What’s more, lifestyle factors aren’t the only thing that affects your likelihood of developing heart disease. There’s a genetic component, too. Particularly for people with a family history of the disease, genes may affect their ability to metabolize fats. “If you’re one of those people, a keto diet can make the situation significantly worse. This isn’t just about weight loss. It’s about your metabolism on a cellular level, and you can be doing yourself much more harm than good.” Translation: Keto may increase your risk for heart disease if the condition runs in your family.
Is the Keto Diet a Good Choice if You’re Living With Heart Disease?
If you have heart disease, you need to be working closely with your cardiologist to make the best heart-healthy lifestyle changes for you. In terms of your diet, your doctor may recommend the Mediterranean diet — not keto.
A review of over 40 studies found that the Mediterranean diet has strong and consistent cardiovascular benefits: Better conformity with the diet is associated with better cardiovascular health outcomes, including clinically meaningful reductions in rates of heart disease, stroke, and cardiovascular disease.
The authors of another study with similar findings concluded that adding these healthier foods, which include sources of carbs banned on keto — fruit, veggies, legumes, and whole grains — rather than avoiding unhealthy foods (sweets, for instance) was the most important factor in preventing another heart problem.
In an analysis for the American College of Cardiology, which was geared toward an audience of cardiologists, Dariush Mozaffarian, MD, a cardiologist and professor of nutrition at Tufts University in Boston, advised doctors to wade through the trendy diets, including low-carb diets, noting that these have a “minor or uncertain influence on health.” He adds that the Mediterranean diet comes the closest to an evidence-based diet that hits the mark.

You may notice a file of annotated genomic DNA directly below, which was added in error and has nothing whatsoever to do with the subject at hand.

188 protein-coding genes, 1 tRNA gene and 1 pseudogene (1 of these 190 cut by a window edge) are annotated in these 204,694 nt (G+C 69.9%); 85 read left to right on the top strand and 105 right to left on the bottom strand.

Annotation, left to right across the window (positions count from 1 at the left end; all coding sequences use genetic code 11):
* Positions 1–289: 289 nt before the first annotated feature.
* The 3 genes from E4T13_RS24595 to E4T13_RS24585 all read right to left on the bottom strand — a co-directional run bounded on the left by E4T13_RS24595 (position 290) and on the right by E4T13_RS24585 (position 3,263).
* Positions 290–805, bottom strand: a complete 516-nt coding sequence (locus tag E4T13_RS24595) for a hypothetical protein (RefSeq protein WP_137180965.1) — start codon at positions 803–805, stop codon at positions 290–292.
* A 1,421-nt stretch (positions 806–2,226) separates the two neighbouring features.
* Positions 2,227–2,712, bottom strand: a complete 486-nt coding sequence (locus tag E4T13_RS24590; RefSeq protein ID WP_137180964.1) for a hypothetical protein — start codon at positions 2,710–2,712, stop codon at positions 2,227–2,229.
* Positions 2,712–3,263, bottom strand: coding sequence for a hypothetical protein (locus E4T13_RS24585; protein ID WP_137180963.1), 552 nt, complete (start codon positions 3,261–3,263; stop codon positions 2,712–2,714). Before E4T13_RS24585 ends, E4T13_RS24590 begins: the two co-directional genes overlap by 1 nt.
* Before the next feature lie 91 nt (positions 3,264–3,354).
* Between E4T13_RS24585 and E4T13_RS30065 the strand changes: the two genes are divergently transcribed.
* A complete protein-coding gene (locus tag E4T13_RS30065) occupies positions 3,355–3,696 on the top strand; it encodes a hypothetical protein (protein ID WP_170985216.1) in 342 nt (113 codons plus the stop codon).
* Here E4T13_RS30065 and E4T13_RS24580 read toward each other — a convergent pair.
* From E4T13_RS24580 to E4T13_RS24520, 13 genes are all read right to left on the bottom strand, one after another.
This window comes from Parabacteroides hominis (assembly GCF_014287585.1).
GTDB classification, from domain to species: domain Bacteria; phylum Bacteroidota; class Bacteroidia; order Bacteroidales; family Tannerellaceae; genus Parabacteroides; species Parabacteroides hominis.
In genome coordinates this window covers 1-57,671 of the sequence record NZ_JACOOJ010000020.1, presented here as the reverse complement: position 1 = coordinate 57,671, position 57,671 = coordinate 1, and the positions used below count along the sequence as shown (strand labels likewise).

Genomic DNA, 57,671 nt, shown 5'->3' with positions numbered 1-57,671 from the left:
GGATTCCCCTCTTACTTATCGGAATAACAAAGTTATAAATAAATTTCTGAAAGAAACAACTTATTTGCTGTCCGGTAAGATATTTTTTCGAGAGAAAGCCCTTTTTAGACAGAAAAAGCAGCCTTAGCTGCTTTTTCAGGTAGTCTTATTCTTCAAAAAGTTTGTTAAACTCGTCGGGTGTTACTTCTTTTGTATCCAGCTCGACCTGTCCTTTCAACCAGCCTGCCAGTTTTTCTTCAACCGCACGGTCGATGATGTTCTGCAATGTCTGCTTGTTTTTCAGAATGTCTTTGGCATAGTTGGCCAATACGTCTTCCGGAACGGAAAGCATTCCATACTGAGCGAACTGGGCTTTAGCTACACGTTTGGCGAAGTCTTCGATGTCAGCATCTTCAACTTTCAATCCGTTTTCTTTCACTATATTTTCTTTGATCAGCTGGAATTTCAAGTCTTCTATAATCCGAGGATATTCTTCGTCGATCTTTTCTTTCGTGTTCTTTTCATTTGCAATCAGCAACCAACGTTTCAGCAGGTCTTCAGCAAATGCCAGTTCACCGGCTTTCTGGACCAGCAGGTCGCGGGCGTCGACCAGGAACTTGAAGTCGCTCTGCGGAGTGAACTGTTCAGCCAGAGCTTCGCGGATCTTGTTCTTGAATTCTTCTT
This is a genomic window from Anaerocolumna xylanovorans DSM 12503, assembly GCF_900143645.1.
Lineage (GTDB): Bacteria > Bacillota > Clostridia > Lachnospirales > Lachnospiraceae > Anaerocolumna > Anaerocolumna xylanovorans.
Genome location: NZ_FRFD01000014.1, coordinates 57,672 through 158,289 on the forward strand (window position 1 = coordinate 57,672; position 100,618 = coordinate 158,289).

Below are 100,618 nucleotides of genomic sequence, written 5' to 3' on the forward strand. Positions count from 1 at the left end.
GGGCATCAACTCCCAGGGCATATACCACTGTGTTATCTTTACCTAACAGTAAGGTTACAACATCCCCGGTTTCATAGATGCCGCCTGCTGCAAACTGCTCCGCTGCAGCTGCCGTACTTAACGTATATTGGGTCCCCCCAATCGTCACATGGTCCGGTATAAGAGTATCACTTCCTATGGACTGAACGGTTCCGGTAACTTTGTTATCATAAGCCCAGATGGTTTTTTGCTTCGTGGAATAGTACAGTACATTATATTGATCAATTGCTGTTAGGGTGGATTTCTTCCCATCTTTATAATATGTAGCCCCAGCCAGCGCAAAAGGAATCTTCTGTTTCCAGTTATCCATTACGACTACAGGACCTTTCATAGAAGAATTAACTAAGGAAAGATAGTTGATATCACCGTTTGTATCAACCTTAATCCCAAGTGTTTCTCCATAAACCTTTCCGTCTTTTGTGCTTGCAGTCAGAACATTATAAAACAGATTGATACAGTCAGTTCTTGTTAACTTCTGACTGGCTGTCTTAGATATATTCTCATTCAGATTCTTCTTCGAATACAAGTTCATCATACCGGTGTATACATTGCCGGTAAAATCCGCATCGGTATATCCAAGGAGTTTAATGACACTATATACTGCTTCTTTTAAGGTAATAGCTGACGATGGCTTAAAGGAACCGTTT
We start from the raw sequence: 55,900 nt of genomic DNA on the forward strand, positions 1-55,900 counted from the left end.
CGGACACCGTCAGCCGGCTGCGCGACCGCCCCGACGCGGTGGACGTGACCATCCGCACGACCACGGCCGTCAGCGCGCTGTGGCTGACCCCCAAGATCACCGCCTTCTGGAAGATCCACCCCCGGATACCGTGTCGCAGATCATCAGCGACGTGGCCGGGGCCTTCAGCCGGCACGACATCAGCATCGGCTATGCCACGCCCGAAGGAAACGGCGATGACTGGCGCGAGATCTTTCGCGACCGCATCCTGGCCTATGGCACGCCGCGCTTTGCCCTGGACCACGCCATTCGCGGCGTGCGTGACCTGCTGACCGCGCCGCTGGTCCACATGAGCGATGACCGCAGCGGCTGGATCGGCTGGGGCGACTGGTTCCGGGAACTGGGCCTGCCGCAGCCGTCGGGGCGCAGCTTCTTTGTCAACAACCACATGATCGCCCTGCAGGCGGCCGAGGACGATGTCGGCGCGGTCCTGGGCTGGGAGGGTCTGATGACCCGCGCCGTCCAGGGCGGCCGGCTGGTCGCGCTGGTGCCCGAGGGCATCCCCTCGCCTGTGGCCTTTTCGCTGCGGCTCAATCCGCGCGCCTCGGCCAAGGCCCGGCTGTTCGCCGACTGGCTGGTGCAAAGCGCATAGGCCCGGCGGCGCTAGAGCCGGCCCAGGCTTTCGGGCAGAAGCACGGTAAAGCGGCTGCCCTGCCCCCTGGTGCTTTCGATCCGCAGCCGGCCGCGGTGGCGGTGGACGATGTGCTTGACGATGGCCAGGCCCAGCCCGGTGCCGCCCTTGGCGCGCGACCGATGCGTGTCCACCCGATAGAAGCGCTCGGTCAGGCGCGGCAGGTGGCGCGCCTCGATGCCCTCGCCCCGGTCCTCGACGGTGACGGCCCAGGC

The Bottom Line on the Relationship Between Keto and Heart Disease
Heart disease development is based on multiple factors, including blood pressure, cholesterol, blood sugar, family history, smoking, and stress, says Steinbaum. Your diet, while important, “is just a piece of the story,” she says. “Ultimately, it’s not about keto. It’s not about eating sugar. People may want to follow this diet because it makes them feel in control, but nothing is such a quick fix. It’s just not that simple,” she says.
Don’t rely on keto to prevent heart disease or treat existing heart disease. If you’re at risk, go on a keto diet only under the supervision of your doctor or cardiologist, especially if you have a family history of the disease, which, in that case, may mean a keto diet could be dangerous.
Editorial Sources and Fact-Checking
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- Crosby L, Davis B, Joshi S, et al. Ketogenic Diets and Chronic Disease: Weighing the Benefits Against the Risks. Frontiers in Nutrition. July 16, 2021.
- Bhanpuri NH, Hallberg SJ, Williams PT, et al. Cardiovascular Disease Risk Factor Responses to a Type 2 Diabetes Care Model Including Nutritional Ketosis Induced by Sustained Carbohydrate Restriction at 1 Year: An Open Label, Non-Randomized, Controlled Study. Cardiovascular Diabetology. May 1, 2018.
- Diabetes and Your Heart. Centers for Disease Control and Prevention. June 20, 2022.
- Understand Your Risk for Heart Disease. National Heart, Lung, and Blood Institute. March 24, 2022.
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- Mozaffarian D. Diet and Heart Disease — What Every Cardiologist Should Know. American College of Cardiology. May 5, 2016.